An Autodesk customer gave some telling feedback: “The main barrier to using these tools is there is often no data flow between them,” said Frode Tørresdal, head of development, BIM, and structural analysis at Norconsult. “The solution is to have a common data environment—one source where all the data is located—and all the tools would integrate into that database.” Norconsult brings partners and data together with Autodesk Platform Services on its engineering projects to help the company hit sustainability marks. This can both eliminate silos and solve the divergent incentive problem. 

Decarbonization in action

With the right approach and application of digital tools, companies can take advantage of the opportunities presented by designing for sustainability. Investing in low-carbon technologies, incorporating renewable energy sources, and focusing on supply-chain emissions can all result in meaningful improvements to business and to the planet. 

On a project level, it means using tools to iterate through digital modeling to reduce waste and make better design decisions early in the process. Automaker Rivian is a pioneer in this area. Not only does the company produce a fully electric vehicle, but its commitment to a digital design studio is an example of how automotive manufacturing can decarbonize product development. Using Autodesk Alias and VRED, the company’s design and validation process is done with virtual reality models. It connects everyone to one single design for more efficient collaboration and reduces waste by not relying solely on full-scale physical models. Going back to the drawing board is simply a matter of a few clicks, rather than having to dispose of a whole prototype.

As digital tools accelerate toward interoperability and expand to all phases of project delivery, the ability to quantify emissions and subsequent reductions improves significantly. The more digitalized the processes, the better the capabilities to measure, manage, and reduce carbon emissions at all levels. Architecture and engineering consulting firm Sweco saw a need for this capability with its clients. The company developed a tool to help AEC stakeholders make better decisions early in the design phase and have greater carbon transparency. The Carbon Cost Compass (C3) connects to 3D models to allow designers to quantify different material options that reveal both the climate impact and cost to end up with an asset that meets both sustainability and financial goals.

Decarbonization often happens on an individual level, but to make a wide-scale impact, there’s power in numbers. The World Business Council for Sustainable Development (WBCSD) is an organization committed to creating a better future by aligning companies to decarbonization strategies. WBCSD is 200 members strong, with companies such as Arcadis, 3M, and Autodesk on board to fulfill the organization’s mission, which states, “To meet the Paris Agreement objectives and limit global warming to 1.5 degrees Celsius compared to preindustrial levels, we must halve emissions from the built environment by 2030 and fully decarbonize it by 2050.”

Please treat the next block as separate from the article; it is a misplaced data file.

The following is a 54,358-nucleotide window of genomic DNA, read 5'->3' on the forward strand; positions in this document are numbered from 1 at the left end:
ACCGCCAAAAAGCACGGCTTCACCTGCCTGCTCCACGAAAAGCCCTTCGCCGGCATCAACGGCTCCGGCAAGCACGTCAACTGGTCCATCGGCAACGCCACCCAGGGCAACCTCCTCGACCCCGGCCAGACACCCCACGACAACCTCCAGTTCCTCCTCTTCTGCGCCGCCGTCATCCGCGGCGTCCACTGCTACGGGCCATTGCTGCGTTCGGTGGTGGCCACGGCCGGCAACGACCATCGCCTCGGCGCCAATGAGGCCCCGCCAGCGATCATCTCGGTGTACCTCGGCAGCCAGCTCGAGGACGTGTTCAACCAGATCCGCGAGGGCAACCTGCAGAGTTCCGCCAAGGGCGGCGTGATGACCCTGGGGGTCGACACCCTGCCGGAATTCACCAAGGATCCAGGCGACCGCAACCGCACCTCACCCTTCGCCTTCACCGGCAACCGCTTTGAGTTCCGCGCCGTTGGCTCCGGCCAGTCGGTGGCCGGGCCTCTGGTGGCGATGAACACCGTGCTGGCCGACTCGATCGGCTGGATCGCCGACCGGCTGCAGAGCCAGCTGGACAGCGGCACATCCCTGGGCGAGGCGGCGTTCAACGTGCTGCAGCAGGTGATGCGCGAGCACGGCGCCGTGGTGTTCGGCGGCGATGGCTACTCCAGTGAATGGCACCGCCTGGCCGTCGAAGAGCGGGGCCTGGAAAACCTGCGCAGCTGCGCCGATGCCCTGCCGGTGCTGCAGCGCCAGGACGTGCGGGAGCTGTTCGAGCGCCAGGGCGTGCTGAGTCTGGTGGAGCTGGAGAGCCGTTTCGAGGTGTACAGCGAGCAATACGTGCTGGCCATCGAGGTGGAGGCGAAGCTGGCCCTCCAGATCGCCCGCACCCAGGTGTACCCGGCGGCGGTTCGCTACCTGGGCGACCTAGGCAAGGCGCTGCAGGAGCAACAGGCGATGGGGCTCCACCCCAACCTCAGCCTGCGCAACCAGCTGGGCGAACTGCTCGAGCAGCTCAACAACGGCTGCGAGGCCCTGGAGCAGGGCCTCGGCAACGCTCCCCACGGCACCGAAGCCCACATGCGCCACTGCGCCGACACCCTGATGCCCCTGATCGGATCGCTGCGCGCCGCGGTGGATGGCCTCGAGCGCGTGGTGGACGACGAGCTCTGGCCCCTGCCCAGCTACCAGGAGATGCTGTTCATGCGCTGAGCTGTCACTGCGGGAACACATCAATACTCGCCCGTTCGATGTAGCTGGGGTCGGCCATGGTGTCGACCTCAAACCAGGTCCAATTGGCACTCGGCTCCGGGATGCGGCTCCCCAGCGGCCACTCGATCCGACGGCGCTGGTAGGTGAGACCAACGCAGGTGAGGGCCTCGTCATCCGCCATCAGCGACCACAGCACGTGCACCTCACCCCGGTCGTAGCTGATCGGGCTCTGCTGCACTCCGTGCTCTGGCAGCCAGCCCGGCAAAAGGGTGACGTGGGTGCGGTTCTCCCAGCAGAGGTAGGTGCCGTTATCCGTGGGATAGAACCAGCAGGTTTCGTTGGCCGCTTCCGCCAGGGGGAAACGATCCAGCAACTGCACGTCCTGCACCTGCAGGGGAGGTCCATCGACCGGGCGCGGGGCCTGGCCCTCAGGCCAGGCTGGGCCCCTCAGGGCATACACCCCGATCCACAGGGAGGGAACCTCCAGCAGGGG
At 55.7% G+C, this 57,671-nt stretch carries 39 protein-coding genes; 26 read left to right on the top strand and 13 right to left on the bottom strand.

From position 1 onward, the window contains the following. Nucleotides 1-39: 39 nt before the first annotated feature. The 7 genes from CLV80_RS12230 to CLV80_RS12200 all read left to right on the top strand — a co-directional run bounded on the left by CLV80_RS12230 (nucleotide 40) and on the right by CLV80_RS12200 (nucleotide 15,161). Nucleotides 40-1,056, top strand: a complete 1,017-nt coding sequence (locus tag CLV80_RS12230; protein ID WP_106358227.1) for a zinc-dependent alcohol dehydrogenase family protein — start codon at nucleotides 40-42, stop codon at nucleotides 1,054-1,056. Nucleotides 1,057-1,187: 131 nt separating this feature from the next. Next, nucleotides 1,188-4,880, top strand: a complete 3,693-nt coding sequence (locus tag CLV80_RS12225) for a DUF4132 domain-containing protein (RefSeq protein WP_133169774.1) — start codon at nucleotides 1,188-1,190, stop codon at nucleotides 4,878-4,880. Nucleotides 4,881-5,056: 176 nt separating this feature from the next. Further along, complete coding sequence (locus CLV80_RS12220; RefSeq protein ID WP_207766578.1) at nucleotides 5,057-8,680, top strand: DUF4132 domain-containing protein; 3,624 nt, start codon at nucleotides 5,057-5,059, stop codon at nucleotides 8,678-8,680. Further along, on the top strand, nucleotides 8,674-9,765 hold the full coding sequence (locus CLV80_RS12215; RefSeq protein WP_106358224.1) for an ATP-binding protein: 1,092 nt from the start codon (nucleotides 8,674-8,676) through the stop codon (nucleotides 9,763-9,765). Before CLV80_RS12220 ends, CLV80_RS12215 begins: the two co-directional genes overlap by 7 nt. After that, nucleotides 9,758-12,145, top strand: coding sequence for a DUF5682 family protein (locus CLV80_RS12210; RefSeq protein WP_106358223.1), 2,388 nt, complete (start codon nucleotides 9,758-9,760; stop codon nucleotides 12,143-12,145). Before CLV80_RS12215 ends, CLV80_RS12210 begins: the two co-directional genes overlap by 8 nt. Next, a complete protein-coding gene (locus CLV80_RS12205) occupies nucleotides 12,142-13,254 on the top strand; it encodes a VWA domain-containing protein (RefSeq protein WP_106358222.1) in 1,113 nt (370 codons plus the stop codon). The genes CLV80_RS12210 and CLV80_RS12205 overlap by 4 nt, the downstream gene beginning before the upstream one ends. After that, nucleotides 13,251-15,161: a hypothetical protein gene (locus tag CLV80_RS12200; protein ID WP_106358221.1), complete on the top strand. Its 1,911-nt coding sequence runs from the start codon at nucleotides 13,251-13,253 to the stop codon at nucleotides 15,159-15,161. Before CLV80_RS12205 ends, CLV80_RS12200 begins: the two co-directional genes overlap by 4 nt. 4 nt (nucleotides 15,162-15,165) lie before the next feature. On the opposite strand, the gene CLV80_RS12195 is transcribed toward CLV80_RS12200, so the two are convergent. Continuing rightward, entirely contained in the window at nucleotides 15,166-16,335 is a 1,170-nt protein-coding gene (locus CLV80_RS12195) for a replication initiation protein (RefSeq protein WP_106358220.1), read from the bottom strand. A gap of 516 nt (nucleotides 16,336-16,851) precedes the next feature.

WSP, an engineering firm out of New Zealand, created its own tool called Carb0nise that it uses in Revit to automate carbon estimates during design. Engineers can make carbon-reduction decisions early on for sustainable outcomes. It’s part of the company’s decarbonization roadmap to reduce carbon emissions 50% by 2030. 

There is a lot of excitement around design and make industries right now and how sustainability will reshape these sectors. Digital transformation across these industries is well underway. Cloud-based platforms will be the biggest game changer in this area, with connected data and workflows that eliminate silos and enable better data flow for more sustainable and efficient project lifecycle and operations. Companies are no longer waiting for the right time to act—they’re forging a path to a better future. Read Autodesk’s Spotlight on Decarbonization report to learn how companies are approaching this and, ultimately, how a sustainability mindset and powerful digital tools can transform your business. 

About the Author

Joe Speicher is the chief sustainability officer at Autodesk. Previous to this role, he was executive director of the Autodesk Foundation, which supports the most impactful people and organizations using design to combat climate change to create a better world.

Profile Photo of Joe Speicher, Autodesk CSO